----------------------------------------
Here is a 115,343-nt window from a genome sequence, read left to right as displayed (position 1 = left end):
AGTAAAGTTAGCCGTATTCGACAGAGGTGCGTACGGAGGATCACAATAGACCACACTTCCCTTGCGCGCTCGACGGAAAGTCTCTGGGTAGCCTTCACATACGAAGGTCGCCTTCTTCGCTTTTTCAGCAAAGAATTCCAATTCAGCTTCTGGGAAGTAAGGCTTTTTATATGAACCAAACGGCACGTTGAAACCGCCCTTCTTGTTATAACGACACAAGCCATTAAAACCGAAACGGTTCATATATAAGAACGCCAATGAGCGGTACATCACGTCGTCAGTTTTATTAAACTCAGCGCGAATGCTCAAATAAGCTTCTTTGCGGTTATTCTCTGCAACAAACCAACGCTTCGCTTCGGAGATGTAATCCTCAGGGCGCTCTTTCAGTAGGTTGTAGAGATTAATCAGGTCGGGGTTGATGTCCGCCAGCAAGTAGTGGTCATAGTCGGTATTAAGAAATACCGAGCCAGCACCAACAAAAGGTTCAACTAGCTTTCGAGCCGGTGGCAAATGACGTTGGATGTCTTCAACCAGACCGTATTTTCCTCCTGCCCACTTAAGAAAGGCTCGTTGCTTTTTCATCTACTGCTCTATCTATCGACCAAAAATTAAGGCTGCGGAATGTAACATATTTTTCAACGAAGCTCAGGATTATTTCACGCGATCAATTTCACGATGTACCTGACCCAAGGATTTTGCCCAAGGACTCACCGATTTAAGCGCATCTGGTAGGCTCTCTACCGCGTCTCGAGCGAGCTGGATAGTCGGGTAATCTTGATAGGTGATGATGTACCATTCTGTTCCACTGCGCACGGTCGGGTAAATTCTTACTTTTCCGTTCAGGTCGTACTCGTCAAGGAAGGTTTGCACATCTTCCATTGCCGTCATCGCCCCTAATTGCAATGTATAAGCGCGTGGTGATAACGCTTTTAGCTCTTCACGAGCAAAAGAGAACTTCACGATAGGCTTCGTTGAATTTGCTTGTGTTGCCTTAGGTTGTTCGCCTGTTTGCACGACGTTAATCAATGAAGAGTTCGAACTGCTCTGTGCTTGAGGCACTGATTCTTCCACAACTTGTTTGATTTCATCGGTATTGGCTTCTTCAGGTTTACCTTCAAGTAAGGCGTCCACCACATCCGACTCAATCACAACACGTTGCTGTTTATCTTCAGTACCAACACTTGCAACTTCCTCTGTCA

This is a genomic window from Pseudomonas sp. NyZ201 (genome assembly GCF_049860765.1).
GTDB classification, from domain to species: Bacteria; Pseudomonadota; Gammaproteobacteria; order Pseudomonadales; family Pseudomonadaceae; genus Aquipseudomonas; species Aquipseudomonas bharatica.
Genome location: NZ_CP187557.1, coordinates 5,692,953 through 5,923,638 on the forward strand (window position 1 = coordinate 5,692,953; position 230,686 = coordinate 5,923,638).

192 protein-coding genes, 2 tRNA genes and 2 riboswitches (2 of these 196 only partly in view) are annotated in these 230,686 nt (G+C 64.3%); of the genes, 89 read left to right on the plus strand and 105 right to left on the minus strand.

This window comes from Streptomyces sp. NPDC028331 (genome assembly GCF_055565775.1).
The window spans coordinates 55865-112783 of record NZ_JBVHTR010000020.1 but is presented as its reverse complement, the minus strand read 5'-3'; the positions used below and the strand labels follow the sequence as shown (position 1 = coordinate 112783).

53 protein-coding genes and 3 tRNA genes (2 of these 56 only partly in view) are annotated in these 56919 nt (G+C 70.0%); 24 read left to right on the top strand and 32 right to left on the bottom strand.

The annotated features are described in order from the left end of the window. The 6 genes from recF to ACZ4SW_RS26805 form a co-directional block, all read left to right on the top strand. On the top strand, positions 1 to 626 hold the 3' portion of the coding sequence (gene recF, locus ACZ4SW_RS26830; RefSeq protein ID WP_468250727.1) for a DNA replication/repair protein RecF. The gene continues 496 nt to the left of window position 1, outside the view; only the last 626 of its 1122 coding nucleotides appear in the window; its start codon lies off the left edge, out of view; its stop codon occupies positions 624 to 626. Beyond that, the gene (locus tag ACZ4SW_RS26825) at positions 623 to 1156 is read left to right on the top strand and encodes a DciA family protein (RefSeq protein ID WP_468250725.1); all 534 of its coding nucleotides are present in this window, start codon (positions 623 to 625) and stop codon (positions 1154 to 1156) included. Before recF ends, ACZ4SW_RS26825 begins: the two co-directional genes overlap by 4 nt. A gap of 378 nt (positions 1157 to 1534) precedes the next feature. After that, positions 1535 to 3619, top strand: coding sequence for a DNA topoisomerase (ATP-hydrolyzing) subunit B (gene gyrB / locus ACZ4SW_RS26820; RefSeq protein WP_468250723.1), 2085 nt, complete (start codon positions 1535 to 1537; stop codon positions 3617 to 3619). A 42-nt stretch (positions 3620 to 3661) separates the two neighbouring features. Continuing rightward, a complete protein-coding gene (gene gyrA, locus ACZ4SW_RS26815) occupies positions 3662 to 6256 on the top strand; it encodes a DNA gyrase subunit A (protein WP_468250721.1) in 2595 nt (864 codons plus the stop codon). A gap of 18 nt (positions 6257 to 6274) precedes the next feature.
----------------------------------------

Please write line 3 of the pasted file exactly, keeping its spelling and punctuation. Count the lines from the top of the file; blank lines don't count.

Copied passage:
This is a genomic window from Pseudomonas sp. NyZ201 (genome assembly GCF_049860765.1).